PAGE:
Six Pitchers Making a Name for Themselves in 2024

Ronel Blanco, Garrett Crochet, and Tanner Houck are just a few of the pitchers turning heads with their early-season performances.

Ronel Blanco of the Houston Astros pitches against the Toronto Blue Jays at Minute Maid Park.
HOUSTON, TEXAS - APRIL 01: Ronel Blanco #56 of the Houston Astros pitches against the Toronto Blue Jays at Minute Maid Park on April 01, 2024 in Houston, Texas. (Photo by Logan Riely/Getty Images)

At this point in the season, each team has been through the rotation at least a few times, and the sample sizes are growing large enough to be taken somewhat seriously. Here are six pitchers who came into the year under the radar but have broken out to start 2024.

Ronel Blanco

When thinking about pitchers who have gone from relative anonymity to the national spotlight, the first name that comes to mind is Ronel Blanco; throwing a no-hitter has a tendency to do that.

After winning a rotation spot out of camp (a spot that opened up due to injuries), Blanco has dazzled to the tune of a remarkable 1.33 ERA and an otherworldly 0.85 WHIP over 27 innings.

The 30-year-old’s Baseball Savant page is a sea of red, with his offspeed and breaking pitch run values ranking in the top 15% of the league. His hard-hit percentage, expected ERA, expected slugging percentage, and expected batting average all rank within the top 10%.  

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This jump could be attributed to an alteration in his pitch mix. He dropped his slider usage from 48.6% last year to 25.6% this season, with a corresponding increase in his changeup usage, which has jumped from 9% in 2023 to 31.3% in 2024. The change has made both pitches more effective; the BAA on his slider has dropped 56 points, while the BAA on his changeup has dropped an incredible 134 points.

Although there will certainly be a regression to the mean for Blanco as the season progresses, he has all but guaranteed a spot in the rotation for this season – and possibly years to come.

Garrett Crochet

Another pitcher that has broken out this season is Garrett Crochet. He has been one of very few bright spots amidst an otherwise abysmal start to the season on the South Side of Chicago for the White Sox.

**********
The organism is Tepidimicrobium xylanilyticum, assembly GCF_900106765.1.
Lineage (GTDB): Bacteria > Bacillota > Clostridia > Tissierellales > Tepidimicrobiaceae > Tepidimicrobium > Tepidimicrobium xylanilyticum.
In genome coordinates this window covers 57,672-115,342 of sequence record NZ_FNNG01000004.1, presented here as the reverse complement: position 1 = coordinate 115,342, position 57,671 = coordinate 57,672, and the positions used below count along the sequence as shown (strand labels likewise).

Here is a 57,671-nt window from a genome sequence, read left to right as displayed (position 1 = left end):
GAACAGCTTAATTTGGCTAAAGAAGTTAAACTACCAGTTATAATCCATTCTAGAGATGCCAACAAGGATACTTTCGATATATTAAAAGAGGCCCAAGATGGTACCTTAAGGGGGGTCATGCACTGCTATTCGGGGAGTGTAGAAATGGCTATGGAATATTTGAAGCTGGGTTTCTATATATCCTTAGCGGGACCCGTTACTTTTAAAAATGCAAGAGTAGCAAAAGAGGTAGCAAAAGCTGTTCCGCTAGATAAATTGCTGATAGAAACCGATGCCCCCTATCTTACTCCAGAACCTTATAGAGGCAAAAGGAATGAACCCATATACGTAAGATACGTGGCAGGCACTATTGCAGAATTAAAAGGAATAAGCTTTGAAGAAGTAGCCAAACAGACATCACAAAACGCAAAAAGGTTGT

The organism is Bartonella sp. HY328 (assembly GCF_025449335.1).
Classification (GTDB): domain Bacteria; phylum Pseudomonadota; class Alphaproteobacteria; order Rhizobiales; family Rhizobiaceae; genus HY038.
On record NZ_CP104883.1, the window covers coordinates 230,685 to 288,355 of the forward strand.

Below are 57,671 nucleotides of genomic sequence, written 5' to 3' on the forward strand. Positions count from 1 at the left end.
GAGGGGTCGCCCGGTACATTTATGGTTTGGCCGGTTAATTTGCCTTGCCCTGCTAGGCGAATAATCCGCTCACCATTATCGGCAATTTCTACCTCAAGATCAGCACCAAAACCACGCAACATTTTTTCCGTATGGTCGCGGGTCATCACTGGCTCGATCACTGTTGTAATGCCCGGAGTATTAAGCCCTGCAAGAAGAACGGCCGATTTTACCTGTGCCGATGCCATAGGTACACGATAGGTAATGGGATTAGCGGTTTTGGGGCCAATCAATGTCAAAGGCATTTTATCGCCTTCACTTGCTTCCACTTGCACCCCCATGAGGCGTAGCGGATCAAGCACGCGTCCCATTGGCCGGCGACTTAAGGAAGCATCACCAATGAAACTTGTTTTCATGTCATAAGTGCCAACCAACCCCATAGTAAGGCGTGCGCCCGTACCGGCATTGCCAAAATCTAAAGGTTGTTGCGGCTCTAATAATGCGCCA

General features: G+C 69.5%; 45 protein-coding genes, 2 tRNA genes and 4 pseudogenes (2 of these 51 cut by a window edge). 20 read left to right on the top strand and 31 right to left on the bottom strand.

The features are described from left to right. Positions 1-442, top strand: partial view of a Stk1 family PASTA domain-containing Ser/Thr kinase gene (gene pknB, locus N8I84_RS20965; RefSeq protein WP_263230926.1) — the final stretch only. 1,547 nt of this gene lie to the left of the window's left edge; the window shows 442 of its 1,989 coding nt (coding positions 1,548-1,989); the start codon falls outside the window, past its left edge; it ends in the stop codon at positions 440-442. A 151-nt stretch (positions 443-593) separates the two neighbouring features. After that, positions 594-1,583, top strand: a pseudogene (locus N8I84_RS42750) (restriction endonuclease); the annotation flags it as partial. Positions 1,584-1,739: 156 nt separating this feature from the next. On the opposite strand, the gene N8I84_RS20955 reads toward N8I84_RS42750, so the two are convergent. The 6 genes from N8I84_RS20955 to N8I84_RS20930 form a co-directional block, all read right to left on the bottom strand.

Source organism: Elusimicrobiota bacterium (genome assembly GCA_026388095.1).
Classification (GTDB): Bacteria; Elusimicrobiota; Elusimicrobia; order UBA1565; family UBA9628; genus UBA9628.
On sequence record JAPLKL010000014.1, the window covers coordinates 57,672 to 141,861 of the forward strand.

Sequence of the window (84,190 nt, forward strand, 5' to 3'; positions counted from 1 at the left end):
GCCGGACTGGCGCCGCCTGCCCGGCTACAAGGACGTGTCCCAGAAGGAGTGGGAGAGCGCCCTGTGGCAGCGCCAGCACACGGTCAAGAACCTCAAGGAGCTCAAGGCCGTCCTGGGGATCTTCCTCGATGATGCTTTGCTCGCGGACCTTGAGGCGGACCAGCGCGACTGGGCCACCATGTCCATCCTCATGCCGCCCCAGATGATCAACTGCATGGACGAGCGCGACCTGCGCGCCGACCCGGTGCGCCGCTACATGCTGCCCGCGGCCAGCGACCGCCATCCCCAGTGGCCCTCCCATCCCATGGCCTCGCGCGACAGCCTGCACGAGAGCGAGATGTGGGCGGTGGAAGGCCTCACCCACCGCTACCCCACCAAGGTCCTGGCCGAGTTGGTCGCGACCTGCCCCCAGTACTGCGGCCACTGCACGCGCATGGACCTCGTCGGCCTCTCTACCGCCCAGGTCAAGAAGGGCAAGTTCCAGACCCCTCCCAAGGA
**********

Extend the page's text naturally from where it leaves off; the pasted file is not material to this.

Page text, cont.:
The 25-year-old is leading the American League in strikeouts per nine innings with 34 Ks spread across 25.2 innings through five starts. His FIP is significantly better than his ERA, and his xFIP and xERA are significantly lower than his FIP, indicating that he has suffered some bad luck to start the year.

His underlying numbers are not a fluke. The lefty’s fastball is dominant, ranking second among qualified pitchers in PitchingBot Stuff and 11th in Stuff+. His heater has helped Crochet enter the top 12% of the league (per Baseball Savant) in both whiff percentage and, unsurprisingly, strikeout percentage.

If having a fastball that sits in the upper 90s wasn’t enough, Crochet also has a devastating slider, which has a stunning .143 expected BAA.

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Crochet provides White Sox fans with hope for better days to come. He will be a reason to tune in all season long.

Cody Bradford

For a team that just won the World Series, the Texas Rangers had a lot of questions surrounding their pitching staff entering 2024. Thankfully, Cody Bradford has provided the reigning champions with a lot of answers. The 26-year-old has started the season 3-0 with a 1.47 ERA and an MLB-leading 0.62 WHIP (min. 15 IP). 

Like Crochet, Bradford relies on a devastating fastball that ranks in the 97th percentile in run value. The pitch has a BAA of .100 and creates havoc for hitters when paired with his curveball. And although it’s only his third-most-used pitch, Bradford’s curveball may be his best, with a .128 wOBA and a .141 expected wOBA.